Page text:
Government publishes environmental 'dynamic demand control' report
The Government’s environmental policy has put reducing CO2 emissions at the top of the agenda for many companies.
In moves that affect domestic appliance designers, the Government has now published its ‘dynamic demand control’ (DDC) report.
The DDC report claims that the technology could reduce annual CO2 emissions by two million tonnes when fully integrated across the network.
This is the equivalent of taking over 665,000 cars off the road.
Currently, rapid demand surges on the national grid are largely handled by ‘spinning reserve’ – operating power stations at under 100 per cent capacity so that they can be turned up at a moment’s notice.
The scheme works, but reserve generators run inefficiently.
Spinning reserve cuts in automatically in response to dips in the normal 50Hz [+/-] 0.2Hz mains frequency, which occur during demand surges.
Dynamic demand requires thermostatically-controlled appliances, including refrigerators, immersion heaters, air conditioners and washing machines, to cut demand by automatically altering their operating point temporarily in response to the same signal.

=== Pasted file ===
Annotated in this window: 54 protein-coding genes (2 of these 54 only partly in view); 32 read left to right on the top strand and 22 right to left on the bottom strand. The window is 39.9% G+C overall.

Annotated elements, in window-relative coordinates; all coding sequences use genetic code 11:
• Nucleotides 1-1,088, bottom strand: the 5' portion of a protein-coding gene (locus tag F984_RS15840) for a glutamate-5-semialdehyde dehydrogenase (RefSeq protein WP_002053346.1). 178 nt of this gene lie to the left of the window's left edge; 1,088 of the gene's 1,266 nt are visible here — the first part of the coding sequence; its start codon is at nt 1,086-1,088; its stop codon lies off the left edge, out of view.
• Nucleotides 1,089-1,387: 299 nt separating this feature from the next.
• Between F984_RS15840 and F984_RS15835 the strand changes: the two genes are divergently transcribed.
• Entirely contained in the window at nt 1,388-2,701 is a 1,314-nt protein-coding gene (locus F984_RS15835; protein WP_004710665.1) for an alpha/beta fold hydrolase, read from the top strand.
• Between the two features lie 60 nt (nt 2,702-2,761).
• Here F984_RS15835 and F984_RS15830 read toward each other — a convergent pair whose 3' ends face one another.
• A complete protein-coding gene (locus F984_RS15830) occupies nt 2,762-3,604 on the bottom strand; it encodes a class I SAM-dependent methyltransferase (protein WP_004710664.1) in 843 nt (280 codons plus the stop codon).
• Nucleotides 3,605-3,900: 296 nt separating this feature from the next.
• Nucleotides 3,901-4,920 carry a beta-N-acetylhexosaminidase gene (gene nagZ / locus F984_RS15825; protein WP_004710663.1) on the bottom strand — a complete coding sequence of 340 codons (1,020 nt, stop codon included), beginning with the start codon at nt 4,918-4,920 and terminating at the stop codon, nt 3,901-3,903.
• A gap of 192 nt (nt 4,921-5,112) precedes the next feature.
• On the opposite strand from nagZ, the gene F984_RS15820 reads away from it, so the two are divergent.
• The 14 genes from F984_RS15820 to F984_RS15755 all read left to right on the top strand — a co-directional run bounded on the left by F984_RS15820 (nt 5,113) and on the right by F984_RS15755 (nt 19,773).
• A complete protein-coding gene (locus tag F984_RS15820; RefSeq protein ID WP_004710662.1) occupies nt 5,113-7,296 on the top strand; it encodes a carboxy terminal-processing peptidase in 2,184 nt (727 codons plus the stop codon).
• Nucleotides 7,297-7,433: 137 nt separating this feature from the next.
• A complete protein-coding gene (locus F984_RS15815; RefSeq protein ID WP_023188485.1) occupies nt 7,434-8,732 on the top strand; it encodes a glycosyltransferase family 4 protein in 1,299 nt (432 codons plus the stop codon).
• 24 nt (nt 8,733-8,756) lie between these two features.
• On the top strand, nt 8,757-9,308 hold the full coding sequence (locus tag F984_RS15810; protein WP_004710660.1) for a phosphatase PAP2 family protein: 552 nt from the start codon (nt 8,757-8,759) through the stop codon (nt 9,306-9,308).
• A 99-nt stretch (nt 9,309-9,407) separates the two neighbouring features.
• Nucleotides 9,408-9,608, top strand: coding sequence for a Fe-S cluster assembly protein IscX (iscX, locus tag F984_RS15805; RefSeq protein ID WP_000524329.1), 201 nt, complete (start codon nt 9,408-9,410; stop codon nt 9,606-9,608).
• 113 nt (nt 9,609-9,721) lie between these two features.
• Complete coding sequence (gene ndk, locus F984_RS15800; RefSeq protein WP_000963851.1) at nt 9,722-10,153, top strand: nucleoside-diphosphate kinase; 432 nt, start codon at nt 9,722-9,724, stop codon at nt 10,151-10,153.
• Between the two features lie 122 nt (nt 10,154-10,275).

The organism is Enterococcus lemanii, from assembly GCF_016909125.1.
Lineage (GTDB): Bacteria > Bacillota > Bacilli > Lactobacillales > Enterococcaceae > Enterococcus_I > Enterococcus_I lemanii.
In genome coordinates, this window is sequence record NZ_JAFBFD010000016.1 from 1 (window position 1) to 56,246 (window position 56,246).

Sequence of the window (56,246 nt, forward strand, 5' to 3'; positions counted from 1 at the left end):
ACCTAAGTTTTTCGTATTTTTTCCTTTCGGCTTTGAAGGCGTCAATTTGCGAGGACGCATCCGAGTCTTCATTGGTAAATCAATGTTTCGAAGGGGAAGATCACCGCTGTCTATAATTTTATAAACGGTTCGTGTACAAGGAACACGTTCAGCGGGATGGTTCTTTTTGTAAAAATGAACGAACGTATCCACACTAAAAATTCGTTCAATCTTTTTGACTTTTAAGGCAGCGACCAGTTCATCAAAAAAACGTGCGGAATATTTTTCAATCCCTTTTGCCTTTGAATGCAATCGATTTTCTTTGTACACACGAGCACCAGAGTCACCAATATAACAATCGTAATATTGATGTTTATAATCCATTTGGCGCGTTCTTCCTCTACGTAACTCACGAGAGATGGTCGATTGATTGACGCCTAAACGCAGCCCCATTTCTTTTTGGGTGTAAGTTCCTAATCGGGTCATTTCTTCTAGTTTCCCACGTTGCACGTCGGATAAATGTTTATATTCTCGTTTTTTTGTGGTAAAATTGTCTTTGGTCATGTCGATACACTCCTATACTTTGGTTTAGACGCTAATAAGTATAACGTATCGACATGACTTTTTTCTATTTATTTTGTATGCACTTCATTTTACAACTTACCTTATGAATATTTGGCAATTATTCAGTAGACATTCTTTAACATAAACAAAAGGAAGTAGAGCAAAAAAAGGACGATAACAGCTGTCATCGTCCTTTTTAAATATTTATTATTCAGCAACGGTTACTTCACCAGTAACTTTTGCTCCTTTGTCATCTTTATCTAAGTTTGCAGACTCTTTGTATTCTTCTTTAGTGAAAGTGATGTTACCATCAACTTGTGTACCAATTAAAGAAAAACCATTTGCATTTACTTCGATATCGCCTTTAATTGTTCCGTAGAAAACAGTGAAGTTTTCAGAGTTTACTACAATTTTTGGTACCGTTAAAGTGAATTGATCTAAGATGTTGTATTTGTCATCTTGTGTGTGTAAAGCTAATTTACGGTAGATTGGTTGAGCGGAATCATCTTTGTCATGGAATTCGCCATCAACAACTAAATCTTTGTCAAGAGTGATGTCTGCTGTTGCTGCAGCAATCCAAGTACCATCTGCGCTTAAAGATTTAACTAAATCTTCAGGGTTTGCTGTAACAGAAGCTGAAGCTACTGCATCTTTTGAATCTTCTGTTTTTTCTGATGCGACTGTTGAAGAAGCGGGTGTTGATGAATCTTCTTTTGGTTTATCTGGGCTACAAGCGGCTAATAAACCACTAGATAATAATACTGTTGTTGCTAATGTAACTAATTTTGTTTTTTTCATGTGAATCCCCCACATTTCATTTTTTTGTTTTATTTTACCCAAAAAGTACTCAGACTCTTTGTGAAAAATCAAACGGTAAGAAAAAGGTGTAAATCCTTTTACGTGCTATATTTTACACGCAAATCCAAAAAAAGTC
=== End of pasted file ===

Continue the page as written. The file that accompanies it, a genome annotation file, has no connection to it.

The report calls for a trial of 400 DDC-enabled cold appliances in either 2008 or 2009, alongside a stakeholder consultation.
“Depending on the outcomes of the field trial and other activities, DDC appliances are to be promoted to manufacturers in 2009 for initial adoption in 2010 or soon after,” said a spokeswoman for the Government’s Market Transformation Programme (MTP), which is funded by the Department for Environment, Food and Rural Affairs (DEFRA).
“Applications are to include commercial refrigeration, air conditioning and other appliances, both domestic and commercial.”
Simon Leach of Intertek has been researching DDC for DEFRA. “It is not going to save the planet on its own, but it is a tool in the toolbox – particularly as the UK has an island grid,” he said.
This is all part of the UK’s response to the European Energy using Products (EuP) Directive.
EuP, which came into force in the UK in August, mandates minimum energy efficiency limits in various electrical appliances.